What would Marco Rubio do? Rubio would take the Earned Income Tax Credit (EITC), which currently offers relatively more assistance to a single-parent household than to a two-parent household, and turn it into a “federal wage enhancement” which increases the beneficial impact for marriage-based households. To be clear, this actually removes the relative advantage single-parent households have, so if the argument is that single mothers and the children of single-mother households face more adversity than the rest, the proposition would make it relatively easier for married couples, and, thus, relatively harder for single-parent households. Wait, what? Exactly. As far as I can conceive, this is not incentivizing marriage, the posited answer to all things poverty, it is simply helping out already married couples.
Somehow I’ve gotten this far without comprehensively lambasting the idea that single-motherhood, and not poverty itself, is the actual issue. Again, I’m not disagreeing with the fact that a child is statistically better off in a two-parent household, but is that because of the two-parent part, or is it because of the simple fact that a household headed by two adults is likely to have more money than a household headed by one? I’m inclined to believe the latter. If your inclination tends to the former, then it might be pertinent to inform you that an adult mother is 2.5 times more likely to to live in poverty had she grown in up in a poor, two-parent household than she is had she grown up in a not-poor, single-mother household. It is not marriage that staunches poverty; it’s higher incomes.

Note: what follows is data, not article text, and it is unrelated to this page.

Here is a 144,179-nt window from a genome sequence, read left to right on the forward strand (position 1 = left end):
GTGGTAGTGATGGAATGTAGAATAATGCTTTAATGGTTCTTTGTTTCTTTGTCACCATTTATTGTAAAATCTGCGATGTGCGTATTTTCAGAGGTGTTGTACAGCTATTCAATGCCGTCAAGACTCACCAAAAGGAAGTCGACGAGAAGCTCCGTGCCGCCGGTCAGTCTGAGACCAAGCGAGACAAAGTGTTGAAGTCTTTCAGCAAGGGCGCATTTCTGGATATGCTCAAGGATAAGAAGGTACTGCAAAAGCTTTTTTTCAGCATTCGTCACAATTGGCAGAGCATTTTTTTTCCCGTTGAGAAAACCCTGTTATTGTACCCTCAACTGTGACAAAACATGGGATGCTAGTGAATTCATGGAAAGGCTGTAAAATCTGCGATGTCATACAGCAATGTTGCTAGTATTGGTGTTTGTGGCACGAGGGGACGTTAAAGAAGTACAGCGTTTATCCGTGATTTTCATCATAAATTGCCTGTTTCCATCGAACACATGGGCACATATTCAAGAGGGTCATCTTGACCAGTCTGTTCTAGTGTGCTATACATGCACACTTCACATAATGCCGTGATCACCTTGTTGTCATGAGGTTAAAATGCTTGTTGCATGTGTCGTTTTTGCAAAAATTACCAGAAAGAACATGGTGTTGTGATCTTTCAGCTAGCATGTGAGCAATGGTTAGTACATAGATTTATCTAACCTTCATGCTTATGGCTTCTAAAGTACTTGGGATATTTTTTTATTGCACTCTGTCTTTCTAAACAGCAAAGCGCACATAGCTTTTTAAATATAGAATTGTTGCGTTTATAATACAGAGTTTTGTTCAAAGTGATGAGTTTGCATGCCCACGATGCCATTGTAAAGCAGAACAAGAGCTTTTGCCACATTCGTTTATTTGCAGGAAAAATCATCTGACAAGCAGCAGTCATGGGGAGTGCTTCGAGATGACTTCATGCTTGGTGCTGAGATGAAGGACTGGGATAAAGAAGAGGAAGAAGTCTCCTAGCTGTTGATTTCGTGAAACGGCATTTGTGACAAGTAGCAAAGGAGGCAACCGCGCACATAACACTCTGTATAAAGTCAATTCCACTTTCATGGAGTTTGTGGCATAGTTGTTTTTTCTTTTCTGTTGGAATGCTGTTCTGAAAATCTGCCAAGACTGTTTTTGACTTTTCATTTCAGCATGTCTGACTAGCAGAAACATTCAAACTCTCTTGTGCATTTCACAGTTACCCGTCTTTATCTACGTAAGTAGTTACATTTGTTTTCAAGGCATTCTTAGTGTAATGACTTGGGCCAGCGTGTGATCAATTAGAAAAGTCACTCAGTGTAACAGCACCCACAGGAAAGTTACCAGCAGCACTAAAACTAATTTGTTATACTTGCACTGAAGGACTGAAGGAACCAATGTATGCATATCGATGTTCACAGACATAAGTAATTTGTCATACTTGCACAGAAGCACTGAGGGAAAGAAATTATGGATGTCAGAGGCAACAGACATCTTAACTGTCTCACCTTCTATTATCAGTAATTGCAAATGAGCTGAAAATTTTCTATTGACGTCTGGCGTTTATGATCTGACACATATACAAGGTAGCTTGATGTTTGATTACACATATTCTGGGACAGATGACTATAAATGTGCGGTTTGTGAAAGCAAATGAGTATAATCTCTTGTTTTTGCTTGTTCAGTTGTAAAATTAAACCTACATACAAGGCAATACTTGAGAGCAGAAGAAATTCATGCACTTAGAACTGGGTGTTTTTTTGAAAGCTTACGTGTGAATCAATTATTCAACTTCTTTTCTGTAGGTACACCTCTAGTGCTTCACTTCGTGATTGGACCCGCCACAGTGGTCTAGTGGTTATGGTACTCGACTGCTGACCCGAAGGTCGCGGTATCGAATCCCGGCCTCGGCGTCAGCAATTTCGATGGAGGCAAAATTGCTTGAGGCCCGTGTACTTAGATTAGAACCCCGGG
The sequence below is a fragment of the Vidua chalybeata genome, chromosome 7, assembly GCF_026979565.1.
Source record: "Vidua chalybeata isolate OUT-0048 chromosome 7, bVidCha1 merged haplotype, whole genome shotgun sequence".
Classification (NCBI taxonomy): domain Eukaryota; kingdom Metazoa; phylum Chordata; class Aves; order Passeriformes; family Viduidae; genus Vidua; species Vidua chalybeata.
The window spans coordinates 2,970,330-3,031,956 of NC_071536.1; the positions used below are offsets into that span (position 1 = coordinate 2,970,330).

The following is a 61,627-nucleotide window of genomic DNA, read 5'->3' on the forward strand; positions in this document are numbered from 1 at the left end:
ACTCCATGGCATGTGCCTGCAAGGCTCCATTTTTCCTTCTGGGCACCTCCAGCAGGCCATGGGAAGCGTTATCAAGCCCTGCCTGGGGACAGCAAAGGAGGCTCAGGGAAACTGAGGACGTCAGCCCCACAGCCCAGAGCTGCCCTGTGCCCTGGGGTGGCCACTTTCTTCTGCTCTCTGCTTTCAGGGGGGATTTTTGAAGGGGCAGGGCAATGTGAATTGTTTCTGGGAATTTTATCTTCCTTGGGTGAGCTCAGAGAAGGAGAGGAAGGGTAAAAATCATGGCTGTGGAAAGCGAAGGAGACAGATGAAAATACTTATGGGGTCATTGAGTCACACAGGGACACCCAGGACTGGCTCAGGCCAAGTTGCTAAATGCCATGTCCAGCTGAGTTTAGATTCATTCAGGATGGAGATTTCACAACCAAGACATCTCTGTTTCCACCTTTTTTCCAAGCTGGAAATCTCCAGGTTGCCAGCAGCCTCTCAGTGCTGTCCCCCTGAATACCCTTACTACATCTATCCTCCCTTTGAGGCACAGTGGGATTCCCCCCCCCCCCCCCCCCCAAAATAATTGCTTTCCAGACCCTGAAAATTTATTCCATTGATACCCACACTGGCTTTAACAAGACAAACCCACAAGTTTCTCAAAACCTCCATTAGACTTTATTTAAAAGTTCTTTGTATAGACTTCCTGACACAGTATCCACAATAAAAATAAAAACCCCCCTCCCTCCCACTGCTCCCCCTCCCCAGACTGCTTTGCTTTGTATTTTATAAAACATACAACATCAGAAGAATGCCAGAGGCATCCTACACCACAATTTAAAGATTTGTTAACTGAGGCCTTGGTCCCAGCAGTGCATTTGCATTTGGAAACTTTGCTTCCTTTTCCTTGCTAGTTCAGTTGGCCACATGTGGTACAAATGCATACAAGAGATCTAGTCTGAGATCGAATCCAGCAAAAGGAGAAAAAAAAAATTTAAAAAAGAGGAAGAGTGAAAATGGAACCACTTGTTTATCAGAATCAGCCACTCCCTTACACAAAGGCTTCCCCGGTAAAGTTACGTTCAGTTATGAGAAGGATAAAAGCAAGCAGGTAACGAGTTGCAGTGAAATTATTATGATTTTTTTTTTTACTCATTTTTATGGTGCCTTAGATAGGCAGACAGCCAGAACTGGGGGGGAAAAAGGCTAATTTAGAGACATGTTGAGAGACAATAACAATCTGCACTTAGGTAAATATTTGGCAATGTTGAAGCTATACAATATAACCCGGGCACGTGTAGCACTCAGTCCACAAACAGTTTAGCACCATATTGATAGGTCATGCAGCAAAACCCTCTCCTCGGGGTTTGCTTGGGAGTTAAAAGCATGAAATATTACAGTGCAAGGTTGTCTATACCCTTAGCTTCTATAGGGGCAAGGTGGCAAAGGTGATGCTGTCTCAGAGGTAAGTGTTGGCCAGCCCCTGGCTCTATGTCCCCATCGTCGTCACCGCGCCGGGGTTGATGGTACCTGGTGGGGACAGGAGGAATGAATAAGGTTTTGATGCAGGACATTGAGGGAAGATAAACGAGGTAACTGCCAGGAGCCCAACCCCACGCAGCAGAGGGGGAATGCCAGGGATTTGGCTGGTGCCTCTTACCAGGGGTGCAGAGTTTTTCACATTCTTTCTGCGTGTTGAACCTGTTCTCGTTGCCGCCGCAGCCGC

A lot of my animosity towards the conservative argument, aside from its lacking in methodological rigor (i.e. its inability to distinguish between correlation and causation), stems from the singling-out of single-mothers, or, rather, the singling out of women in general. Why doesn’t Marco Rubio (or Ted Cruz, The Heritage Foundation, or Fox News) ever use the term “single-parent” in lieu of “single-mother”? To be sure, single-father households are much less likely to be of an impoverished status than a single-mother household, so the statistical correlation rings true more specifically with females. The reason for this is because single-motherhood is on the rise, and conservatives yearn for a world in which everyone is married to a member of the opposite sex—and, if someone is single, successful, and raising a child, it better be a man.